For Matt? Music stations continue to narrow the range of their music, buying particular formats that play particular artists or types. And they’ve got names. Travel the country, and you’ll hear much the same on stations promoted as “Kiss”, or “Bob”, or “Hank”, or “Star”, or “Magic,” or whatever. Add to the mix: “Ben” and “Tony”. “Ben,” started at KLTW in Bend, Oregon, will play “whatever.” Begun at a station in Utica, New York, “Tony” promises the “play everything.” Saying, “you’ll never know what’s next,” they promise to play songs nobody else is playing. Is that a key to success? We’ll find out. As of this writing, no station here had picked up Tony or Ben.

D-O-AM. A relatively unknown group…okay, nobody’s ever heard of it…the Multicultural Media, Telecom and Internet Council, has asked the FCC to “create a glide path” toward the eventual decommissioning of the AM radio band. They say it’s dying anyway, so let’s make it easier. AM radio owners, surprise, disagree, pointing out that four of the top ten earners in the country are AM stations. You might recall TV was going to kill radio, FM was going to kill AM, and the internet was going to kill all of broadcasting. Fortunately, I’m at a stage where I think I can safely say “not in my lifetime.”

Chi-town. Ho-hum. Brooke and Jubal have added another station to cover just about the last piece of the country they’re not heard in. In Chicago, catch them mornings on WSHE-FM.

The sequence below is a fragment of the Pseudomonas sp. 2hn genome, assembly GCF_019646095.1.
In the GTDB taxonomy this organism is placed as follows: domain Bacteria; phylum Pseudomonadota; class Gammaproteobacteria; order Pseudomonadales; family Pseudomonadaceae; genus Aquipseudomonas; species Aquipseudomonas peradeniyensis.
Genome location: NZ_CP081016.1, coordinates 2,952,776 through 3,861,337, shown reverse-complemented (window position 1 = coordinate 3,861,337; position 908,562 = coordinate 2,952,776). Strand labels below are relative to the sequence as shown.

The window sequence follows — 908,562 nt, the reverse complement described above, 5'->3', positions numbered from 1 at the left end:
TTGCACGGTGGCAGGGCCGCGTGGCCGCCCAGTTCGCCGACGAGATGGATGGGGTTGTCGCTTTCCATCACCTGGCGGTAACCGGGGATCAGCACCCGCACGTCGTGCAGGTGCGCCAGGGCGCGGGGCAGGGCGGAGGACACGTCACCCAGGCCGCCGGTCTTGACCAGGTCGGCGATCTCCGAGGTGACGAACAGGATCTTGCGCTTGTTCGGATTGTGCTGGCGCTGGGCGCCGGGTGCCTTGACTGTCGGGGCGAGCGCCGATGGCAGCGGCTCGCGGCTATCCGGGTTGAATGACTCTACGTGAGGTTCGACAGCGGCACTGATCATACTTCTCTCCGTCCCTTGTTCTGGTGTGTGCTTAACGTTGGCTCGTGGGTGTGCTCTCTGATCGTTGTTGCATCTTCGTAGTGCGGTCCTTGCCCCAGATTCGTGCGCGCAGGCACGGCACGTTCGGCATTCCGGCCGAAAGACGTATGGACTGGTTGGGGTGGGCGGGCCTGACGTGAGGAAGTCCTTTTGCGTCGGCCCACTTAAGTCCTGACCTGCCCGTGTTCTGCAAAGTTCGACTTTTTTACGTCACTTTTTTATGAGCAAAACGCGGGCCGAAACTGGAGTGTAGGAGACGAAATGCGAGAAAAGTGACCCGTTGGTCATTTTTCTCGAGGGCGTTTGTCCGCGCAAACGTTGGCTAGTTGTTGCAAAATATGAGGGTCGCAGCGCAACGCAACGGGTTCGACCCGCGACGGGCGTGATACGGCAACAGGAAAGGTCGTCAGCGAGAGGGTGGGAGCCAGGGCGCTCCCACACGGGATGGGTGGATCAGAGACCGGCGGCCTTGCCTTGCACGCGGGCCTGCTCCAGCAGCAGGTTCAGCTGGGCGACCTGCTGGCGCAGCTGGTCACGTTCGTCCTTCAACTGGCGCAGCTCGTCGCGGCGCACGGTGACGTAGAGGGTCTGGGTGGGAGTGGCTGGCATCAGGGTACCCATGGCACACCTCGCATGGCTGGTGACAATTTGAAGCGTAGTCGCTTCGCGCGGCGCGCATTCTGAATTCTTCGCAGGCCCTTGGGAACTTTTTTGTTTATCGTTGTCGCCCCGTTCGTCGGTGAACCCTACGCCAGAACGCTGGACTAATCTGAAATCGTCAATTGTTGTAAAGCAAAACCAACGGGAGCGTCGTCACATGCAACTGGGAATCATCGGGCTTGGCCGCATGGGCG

SPortland. Keep track of Seattle sports when you visit Portland. Brock and Salk are in town. Mike Salk and Brock Huard’s KIRO sports talk show is being aired in Portland 9-noon by Alpha Media’s KXTG AM/FM (The Game). And, the company has signed up to carry Mariners baseball.

Two KJR-AM personalities are on Radio Ink Magazine’s list of Best Local Sports Talkers in America. Mitch Levy is 16th and Dave “Softy” Mahler comes in at 25.

Biting the Big Apple. I-Heart has moved Joe Blum, air name: Brady, from nights at KPWK, Seattle, to nights at WHTZ, Newark, NJ, marketed to New York City as Z100. To add to the prestige of a 10 PM-2 AM shift, they’ve tossed in the job of music coordinator. I’m not sure what that title means, but Brady calls it “a dream come true.”

Also power-lessKwame Dankwa, who was assistant program director at KPWK Power 93.3—until the day he came to work and found that job no longer existed.

Contracted. On-air people who chafe at the thought of non-compete contracts may want to thank Amanda Rollen. She left a station in Indiana where she had a six-month non-compete…not at all uncommon…and went to work across town at another station later the same month. Cumulus, her former employer, sued her and Hoosier, the new employer. And lost! The judge ruled that Cumulus had not shown any evidence of monetary or ratings loss, and that “any harm…is speculative at best.” The downside for the air person, of course, is admitting you weren’t really that important after all. Major harm to the ego.

A lonesome job. There’s more good news from the Radio-Television News Directors’ Association about radio newsroom staffing, unless you’re trying to convince somebody to try that for a living. Not much change in the last few years, with the median radio newsroom staffing at one. (Yes, I was that “one” for my last few years at KMPS.) And, the typical radio news director handles news on 2.4 stations. (Yes, I did news for two in the CBS cluster for a while.) You put numbers like that into a city like ours, with a few full-time or almost full-time news operations with large staffs, that means there are however many stations with even less than one.